Well designed standard tools pretty much always beat implementation specific, since they are designed (usually) by a specialist whose sole point is to get the best performance (by some metric) on the specific hardware. C++ provides a LOT of these tools. There are cases where a special purpose tool is better, but these are often brittle when changes are required, and the next revision has a net loss, either in performance (time or space) or in increased debugging.

For reference, I tend to be a 'well written C is valid C++' kind of programmer, and use the C++ tools sparingly, especially in embedded work, and am NOT a C++ guru. I am, in fact, quite out of date with regards to the state of the C++ art. I still use the tools as they are appropriate, though.

 

As for the social engineering aspects of the talk, nothing new. Read Dale Carnagie for the same. It is an effective model for understanding others and working with them. Nothing that hasn't been in writing for a good century, and known much longer, though in this case there is the extra fancy four quadrant graph of belief presentation.

 

Here is what I took away from this video. Dan Saks is a wind bag, that knows nothing about programming. Someone who also envisions himself as some kind of psychologist, at which he also does a very poor job. I'll probably never watch another video with him in it, or read anythign written by him from this day forward.

My time is much too precious to me now days, to be watching videos about programming, that aren't really about programming. I mean seriously, how old is this guy that he has to worry about which language people are using ? I don't see him telling Java programmers they should be using C++. Which by the way, makes a whole hell of a lot more sense to me, than the topic of this video.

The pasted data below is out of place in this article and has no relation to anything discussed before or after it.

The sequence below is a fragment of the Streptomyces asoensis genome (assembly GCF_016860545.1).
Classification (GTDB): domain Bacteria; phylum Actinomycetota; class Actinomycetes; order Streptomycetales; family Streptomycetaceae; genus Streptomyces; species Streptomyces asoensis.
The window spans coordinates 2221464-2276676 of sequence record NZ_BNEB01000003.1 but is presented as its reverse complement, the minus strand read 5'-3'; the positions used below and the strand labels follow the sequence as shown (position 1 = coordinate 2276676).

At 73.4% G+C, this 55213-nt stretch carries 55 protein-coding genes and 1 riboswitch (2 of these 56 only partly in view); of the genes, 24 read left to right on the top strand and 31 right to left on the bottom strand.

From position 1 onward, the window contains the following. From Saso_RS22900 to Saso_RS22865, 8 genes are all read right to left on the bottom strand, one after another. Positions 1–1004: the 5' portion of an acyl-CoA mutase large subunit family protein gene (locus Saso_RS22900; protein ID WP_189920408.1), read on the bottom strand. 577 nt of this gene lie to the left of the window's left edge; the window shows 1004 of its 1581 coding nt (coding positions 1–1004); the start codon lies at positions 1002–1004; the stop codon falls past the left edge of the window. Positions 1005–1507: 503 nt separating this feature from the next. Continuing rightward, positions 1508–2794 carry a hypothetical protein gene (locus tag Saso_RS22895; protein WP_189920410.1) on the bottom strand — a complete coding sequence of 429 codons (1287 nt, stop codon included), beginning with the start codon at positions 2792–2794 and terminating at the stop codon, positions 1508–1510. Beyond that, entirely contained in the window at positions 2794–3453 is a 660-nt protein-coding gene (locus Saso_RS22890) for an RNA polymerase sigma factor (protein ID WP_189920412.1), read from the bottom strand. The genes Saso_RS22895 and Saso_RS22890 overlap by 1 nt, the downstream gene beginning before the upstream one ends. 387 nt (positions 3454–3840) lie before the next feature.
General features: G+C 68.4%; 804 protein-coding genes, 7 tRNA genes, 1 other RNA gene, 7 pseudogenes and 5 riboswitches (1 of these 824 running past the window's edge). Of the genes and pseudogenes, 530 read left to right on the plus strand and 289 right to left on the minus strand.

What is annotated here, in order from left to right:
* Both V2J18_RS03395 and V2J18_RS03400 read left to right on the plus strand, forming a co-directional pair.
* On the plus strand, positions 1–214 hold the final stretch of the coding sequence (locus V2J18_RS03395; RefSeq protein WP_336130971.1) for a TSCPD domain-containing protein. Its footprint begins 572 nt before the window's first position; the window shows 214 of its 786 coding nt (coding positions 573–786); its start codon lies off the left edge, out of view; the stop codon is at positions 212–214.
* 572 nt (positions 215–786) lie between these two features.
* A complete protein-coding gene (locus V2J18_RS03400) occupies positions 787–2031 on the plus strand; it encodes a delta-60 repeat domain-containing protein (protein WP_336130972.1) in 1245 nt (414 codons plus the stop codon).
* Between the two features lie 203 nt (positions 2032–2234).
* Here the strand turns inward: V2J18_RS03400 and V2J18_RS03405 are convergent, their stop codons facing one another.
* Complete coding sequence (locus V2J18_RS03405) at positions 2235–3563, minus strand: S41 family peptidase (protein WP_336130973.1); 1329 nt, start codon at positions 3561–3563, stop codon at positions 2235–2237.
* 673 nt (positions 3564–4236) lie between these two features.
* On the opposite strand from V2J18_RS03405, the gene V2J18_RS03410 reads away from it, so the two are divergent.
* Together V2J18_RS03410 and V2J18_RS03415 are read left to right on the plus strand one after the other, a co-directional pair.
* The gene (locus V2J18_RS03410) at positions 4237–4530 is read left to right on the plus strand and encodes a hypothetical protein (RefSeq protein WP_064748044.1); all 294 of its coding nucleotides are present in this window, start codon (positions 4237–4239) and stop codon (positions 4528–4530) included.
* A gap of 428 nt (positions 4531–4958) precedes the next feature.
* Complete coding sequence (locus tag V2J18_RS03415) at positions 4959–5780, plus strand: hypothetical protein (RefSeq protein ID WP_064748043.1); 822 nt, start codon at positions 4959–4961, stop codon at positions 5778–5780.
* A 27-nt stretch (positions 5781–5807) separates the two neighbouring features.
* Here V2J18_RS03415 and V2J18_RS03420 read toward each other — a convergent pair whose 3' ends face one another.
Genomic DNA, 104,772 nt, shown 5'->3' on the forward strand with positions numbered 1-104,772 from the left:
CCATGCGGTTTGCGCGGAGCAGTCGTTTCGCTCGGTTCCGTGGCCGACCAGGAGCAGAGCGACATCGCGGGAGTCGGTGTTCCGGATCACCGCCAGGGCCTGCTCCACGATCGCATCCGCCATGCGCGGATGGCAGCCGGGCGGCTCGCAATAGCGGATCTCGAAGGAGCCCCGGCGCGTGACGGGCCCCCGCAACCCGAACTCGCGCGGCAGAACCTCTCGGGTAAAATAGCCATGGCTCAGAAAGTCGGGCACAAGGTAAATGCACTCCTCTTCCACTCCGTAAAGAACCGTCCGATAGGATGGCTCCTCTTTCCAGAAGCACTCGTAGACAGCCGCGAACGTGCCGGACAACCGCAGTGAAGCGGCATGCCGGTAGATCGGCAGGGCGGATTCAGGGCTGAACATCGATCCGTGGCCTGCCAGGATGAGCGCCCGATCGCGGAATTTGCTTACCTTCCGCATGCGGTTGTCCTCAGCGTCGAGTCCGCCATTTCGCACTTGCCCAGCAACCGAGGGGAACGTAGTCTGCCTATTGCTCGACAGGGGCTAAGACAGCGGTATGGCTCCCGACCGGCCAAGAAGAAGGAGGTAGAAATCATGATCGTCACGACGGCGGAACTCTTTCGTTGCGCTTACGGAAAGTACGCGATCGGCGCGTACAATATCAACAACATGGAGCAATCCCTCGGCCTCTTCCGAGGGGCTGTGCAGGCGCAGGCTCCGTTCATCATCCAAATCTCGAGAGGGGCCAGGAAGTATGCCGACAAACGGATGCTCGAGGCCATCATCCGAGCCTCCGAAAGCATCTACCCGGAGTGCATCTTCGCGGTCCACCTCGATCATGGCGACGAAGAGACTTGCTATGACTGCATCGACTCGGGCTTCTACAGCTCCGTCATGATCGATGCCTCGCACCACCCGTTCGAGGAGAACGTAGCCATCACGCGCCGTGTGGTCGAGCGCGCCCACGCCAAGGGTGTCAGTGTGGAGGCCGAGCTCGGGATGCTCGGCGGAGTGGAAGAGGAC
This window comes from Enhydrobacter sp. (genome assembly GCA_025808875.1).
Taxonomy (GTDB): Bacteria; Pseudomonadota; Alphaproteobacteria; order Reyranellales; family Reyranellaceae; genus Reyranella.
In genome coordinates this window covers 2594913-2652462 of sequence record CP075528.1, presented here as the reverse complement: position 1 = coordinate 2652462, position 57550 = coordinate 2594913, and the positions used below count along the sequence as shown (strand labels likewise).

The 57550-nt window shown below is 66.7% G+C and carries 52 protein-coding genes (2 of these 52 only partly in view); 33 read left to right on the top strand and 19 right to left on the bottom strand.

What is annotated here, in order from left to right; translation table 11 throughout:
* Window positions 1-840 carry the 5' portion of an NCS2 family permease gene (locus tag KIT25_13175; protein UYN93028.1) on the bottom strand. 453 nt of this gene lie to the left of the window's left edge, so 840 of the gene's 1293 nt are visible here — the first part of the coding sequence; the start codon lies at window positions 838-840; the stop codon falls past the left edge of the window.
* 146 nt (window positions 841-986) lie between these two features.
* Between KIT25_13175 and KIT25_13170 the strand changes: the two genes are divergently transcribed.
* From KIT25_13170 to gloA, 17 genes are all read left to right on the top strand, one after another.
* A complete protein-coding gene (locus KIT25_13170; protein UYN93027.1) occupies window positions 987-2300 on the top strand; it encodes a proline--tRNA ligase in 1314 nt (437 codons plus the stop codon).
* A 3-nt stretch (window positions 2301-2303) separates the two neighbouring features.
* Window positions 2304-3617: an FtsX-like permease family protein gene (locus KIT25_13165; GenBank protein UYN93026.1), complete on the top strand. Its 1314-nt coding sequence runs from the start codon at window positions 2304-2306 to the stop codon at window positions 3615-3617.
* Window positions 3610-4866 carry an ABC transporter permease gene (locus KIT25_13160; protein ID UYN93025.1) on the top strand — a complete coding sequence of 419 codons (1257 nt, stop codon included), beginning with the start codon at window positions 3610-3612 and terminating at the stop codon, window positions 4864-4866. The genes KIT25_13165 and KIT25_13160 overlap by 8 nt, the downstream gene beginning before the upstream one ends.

EDIT:

By the way, I'm not C++ guru either. For that matter, I would not say I'm a C guru, but I am the most proficient with C.

 

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I will however probably start watching more videos from Jason Turner, I like his style, and so far what I've seen. He covers stuff that is interesting to me. Which I've only watched this one video, and part of another. Thanks @chicken

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So as for Jason Turner, I like his focused talks, but am on the fence where his personal youtube videos are concerned. Pretty much as he mentioned in one of his talks. He codes too much, and it gets pretty boring. Going to start watching some of his later videos and see if it gets better.

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Late into this thread, and I haven't read it top to bottom, but there seems to be a slight conceptual gap developing regarding what C & C++ really are.

They are languages, not environments. The C language was originally designed for telephone exchange testing & control. Subsequently, it was used to implement the early UNIX kernels. There is a "C Standard Library", which is distinct from the language proper - this is where printf etc. come from.

The story is similar with C++ - the language is distinct from its support libraries, e.g. stdlib, STL, and the various boost libraries.

A huge amount of apocrypha and mis-information surrounds these languages and the pros and cons of their various implementations - most of the arguments are bogus and ill-informed. The truth is, IMHO, far more boring - that they each have pluses and minuses.

The main differences are that C++ is geared to a more object-orientated design methodology, and generally, the mindsets used are different, which is why some feel that teaching people C, then C++ is a bad plan.